With all the nostalgia this past week over the 50th anniversary of the Beatles landing in America and appearing on The Ed Sullivan Show, I tried to reminisce about my own reaction to those first Beatles songs, only to recall that it was all a fraud.
At age 3 and a half when the Beatles first broke in the U.S., I was too young to notice. Later, the Beatles stopped appearing on Ed Sullivan in person, and sent him their music videos instead. These songs — like “Penny Lane,” and “Strawberry Fields Forever” — I relished, recorded on cassettes, and played over and over. Wherever I could find a jukebox, “Hello, Goodbye” would get a workout.
But the earliest Beatles hits were the ones I learned from a cherished record album that my dad had somehow brought home. The white album cover featured four moptop haircuts, the words “Beatle Mania!” in red, and songs like “I Want to Hold Your Hand” and “She Loves You.”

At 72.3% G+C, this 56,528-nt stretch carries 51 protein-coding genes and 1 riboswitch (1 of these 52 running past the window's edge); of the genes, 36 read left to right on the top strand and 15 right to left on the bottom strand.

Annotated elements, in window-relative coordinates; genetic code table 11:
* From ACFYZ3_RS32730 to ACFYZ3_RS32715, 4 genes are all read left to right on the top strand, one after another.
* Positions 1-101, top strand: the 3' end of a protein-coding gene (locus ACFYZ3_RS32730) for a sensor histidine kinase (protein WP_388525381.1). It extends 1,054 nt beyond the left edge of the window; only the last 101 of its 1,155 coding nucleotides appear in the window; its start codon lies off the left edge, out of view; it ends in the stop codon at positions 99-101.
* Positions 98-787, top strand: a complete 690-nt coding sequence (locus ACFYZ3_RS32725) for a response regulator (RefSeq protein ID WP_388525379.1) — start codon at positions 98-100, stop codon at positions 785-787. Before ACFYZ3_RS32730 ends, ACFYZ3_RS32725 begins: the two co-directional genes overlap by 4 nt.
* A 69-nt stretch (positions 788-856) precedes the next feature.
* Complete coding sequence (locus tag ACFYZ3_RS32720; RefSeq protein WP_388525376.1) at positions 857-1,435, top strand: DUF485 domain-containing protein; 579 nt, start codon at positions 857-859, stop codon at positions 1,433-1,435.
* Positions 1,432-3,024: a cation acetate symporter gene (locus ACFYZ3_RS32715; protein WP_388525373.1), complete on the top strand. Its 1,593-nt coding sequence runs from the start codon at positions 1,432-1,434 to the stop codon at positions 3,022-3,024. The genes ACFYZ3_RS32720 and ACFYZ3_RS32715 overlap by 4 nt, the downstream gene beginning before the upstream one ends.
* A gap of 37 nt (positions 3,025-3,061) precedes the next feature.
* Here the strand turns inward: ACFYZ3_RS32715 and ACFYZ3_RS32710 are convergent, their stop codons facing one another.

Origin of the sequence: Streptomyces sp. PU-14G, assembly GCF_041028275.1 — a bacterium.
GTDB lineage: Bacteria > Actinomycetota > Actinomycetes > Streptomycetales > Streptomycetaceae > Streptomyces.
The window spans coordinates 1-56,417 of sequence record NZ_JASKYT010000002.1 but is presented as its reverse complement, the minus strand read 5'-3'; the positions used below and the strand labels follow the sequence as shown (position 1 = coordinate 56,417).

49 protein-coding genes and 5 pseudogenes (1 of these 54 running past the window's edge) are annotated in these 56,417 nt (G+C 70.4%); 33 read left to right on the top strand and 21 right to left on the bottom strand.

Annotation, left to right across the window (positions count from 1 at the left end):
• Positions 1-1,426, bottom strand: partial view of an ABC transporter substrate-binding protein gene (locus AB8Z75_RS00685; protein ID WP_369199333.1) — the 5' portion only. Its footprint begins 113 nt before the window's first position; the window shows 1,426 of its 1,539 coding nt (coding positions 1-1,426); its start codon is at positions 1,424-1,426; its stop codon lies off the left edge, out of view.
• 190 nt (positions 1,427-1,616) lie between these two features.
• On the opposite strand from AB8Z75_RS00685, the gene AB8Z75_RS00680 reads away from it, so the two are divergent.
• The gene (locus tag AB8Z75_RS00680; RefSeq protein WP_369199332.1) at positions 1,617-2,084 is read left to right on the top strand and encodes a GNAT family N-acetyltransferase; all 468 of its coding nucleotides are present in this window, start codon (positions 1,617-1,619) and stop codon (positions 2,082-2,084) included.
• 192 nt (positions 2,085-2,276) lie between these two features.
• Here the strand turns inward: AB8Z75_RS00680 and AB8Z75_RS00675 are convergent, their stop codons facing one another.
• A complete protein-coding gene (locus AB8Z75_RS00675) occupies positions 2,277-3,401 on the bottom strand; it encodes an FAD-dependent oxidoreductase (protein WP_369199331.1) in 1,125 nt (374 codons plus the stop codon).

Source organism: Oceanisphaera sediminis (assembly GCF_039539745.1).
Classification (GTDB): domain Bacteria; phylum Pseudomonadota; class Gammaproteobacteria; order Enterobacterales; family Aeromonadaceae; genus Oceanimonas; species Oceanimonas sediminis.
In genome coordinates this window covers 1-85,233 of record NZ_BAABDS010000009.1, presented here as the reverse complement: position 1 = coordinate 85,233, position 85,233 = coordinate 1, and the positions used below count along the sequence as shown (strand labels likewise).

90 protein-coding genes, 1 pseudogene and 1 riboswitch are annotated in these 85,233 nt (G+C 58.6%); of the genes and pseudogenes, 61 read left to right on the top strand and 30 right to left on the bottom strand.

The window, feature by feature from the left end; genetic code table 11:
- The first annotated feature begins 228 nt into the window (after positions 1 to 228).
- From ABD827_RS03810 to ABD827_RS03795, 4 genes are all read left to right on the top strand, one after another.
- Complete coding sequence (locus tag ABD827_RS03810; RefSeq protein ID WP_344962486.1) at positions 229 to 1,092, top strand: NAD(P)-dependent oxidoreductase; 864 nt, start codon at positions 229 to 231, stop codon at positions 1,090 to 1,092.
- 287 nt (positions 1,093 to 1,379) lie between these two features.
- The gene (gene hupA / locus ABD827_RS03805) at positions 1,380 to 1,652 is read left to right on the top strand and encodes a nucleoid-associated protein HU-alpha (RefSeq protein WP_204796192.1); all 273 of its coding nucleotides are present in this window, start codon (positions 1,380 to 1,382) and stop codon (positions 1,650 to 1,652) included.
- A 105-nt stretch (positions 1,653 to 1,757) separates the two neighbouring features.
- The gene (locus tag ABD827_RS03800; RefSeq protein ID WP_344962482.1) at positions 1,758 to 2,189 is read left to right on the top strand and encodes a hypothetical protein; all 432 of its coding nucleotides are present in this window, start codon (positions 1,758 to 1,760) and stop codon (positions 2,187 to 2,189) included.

Only years later did I realize, to my horror, that the music on the album was actually performed by a thrown-together Beatles cover band dubbed The Liverpools, one of the typically cheap releases on the Wyncote record label.
I remember walking to first grade along the railroad tracks, headed for St. Mark’s School with my neighborhood friends, all singing Beatles music together. Somehow, though, they never got the “yeah yeah yeahs” exactly right. And when I would bust out a deeper album cut like “Did You Ever Get My Letter,” my friends didn’t know that Beatles song at all — because the Beatles never recorded it.
My dad was a loyal Ed Sullivan viewer, but no rock and roller. His music was Louis Armstrong, Duke Ellington, Count Basie and Louis Prima. Talking to my mom today, she figured he was probably given the bogus Beatles record by some salesman calling on him at his Ace Hardware store.